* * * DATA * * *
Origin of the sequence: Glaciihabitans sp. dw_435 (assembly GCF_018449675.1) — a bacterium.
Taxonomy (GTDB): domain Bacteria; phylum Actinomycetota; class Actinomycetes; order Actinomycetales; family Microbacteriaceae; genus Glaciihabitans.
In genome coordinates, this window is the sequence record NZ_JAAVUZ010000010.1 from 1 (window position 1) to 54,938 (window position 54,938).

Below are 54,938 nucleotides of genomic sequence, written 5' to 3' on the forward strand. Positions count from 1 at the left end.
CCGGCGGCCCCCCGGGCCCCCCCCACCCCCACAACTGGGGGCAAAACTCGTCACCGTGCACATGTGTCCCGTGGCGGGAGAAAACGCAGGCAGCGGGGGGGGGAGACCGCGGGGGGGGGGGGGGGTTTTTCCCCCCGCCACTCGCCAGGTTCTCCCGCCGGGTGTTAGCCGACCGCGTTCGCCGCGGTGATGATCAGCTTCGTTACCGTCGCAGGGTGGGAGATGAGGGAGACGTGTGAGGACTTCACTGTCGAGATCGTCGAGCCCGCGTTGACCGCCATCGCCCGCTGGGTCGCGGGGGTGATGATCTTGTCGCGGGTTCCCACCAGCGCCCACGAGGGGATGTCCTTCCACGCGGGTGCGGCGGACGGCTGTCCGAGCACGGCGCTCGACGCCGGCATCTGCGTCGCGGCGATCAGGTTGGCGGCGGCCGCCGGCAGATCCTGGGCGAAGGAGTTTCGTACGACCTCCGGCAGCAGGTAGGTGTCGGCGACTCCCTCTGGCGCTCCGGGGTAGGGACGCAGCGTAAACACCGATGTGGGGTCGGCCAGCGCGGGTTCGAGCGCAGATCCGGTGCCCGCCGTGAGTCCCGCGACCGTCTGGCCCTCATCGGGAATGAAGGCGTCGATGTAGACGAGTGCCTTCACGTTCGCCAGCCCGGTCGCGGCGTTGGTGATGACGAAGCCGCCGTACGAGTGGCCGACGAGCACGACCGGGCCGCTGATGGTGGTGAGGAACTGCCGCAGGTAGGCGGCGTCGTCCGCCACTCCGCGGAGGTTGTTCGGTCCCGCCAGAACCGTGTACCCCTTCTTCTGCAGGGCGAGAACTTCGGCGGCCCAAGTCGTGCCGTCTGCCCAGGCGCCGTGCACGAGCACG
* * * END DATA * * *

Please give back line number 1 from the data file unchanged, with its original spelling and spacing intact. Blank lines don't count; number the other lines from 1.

Origin of the sequence: Glaciihabitans sp. dw_435 (assembly GCF_018449675.1) — a bacterium.